Anti-war sentiment grew in Florida during the latter stages of the war. The state became a haven for Confederate deserters and draft evaders and by late 1864 Confederate control over the state was effectively reduced to portions of northern and central Florida. In October, 1864, a Federal expedition from Pensacola attacked the panhandle town of Marianna. The Confederate defenders, primarily home guards, put up a stout resistance but the town was occupied and partially burned. The last fight of consequence in Florida took place in early March, 1865, when a naval armada landed 1,000 Federals on the coast south of Tallahassee. The Union troops, commanded by Brigadier General John Newton, were soundly defeated at the Battle of Natural Bridge. This confederate victory assured that Florida would stay in southern hands until the end of the war.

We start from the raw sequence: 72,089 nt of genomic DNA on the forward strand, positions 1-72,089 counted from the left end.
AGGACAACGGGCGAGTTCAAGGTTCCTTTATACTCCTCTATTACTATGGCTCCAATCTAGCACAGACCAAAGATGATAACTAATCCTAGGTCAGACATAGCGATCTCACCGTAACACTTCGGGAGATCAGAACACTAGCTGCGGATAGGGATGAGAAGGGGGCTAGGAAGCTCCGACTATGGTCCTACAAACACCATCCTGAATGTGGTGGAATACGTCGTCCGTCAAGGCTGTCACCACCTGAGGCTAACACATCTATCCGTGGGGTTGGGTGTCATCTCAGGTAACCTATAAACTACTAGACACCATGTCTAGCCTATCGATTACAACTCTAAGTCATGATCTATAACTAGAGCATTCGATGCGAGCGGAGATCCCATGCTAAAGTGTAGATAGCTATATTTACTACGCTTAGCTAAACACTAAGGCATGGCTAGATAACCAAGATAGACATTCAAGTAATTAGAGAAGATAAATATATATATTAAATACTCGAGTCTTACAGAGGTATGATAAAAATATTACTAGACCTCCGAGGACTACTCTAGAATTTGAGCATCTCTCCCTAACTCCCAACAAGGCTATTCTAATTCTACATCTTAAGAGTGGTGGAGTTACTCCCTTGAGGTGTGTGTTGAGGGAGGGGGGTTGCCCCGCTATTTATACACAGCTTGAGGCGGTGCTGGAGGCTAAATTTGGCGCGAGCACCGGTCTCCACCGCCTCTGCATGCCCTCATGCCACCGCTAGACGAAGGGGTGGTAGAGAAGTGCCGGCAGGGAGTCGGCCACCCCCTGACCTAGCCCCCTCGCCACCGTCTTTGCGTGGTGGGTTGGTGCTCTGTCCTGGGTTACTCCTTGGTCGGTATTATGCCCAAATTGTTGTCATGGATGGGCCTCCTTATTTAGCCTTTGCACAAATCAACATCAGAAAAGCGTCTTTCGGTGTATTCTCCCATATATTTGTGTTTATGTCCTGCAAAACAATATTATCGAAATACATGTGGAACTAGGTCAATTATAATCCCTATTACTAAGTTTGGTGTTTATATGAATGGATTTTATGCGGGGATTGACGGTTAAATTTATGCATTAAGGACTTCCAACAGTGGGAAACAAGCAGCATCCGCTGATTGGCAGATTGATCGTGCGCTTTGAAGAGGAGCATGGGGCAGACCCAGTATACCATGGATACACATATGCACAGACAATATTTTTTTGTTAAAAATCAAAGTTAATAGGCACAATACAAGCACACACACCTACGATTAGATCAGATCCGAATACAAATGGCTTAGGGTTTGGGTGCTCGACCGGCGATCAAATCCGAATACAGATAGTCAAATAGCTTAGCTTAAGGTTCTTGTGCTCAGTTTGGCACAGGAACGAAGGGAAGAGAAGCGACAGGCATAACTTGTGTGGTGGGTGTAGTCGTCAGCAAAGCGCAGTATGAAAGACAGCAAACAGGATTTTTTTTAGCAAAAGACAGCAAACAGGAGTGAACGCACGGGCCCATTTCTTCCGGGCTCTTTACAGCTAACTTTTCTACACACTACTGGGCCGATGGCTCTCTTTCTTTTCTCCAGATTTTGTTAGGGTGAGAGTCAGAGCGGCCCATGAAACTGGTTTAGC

April, 1865 began with the shocking news that governor Milton, ill and depressed over the deteriorating military and political situation, had committed suicide at his home near Marianna. Within weeks Floridians learned of the surrender of Lee’s and Johnson’s armies. Because of the remoteness of the region, it took some time for the Federals to occupy the areas of the state still held by southern forces. Edward McCook occupied Tallahassee, the last state capitol east of the Mississippi still under Confederate control, on May 10. In a formal ceremony ten days later the stars and stripes rose over the capitol building. By early June the last organized resistance in the southern half of the peninsula collapsed as well.